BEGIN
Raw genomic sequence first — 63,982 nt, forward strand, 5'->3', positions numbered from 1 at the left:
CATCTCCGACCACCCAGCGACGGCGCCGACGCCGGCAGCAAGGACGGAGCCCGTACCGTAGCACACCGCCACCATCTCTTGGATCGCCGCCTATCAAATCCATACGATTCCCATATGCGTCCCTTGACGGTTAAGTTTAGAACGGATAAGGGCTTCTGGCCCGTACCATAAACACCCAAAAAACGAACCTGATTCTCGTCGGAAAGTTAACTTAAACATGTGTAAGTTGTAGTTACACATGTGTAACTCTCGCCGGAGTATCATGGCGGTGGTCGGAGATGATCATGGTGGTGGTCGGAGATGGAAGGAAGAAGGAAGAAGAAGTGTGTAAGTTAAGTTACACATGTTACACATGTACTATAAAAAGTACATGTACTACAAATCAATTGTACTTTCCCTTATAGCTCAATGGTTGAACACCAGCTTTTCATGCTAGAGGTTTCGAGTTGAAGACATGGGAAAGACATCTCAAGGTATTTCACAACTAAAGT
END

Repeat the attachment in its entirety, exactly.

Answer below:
Raw genomic sequence first — 63,982 nt, forward strand, 5'->3', positions numbered from 1 at the left:
CATCTCCGACCACCCAGCGACGGCGCCGACGCCGGCAGCAAGGACGGAGCCCGTACCGTAGCACACCGCCACCATCTCTTGGATCGCCGCCTATCAAATCCATACGATTCCCATATGCGTCCCTTGACGGTTAAGTTTAGAACGGATAAGGGCTTCTGGCCCGTACCATAAACACCCAAAAAACGAACCTGATTCTCGTCGGAAAGTTAACTTAAACATGTGTAAGTTGTAGTTACACATGTGTAACTCTCGCCGGAGTATCATGGCGGTGGTCGGAGATGATCATGGTGGTGGTCGGAGATGGAAGGAAGAAGGAAGAAGAAGTGTGTAAGTTAAGTTACACATGTTACACATGTACTATAAAAAGTACATGTACTACAAATCAATTGTACTTTCCCTTATAGCTCAATGGTTGAACACCAGCTTTTCATGCTAGAGGTTTCGAGTTGAAGACATGGGAAAGACATCTCAAGGTATTTCACAACTAAAGT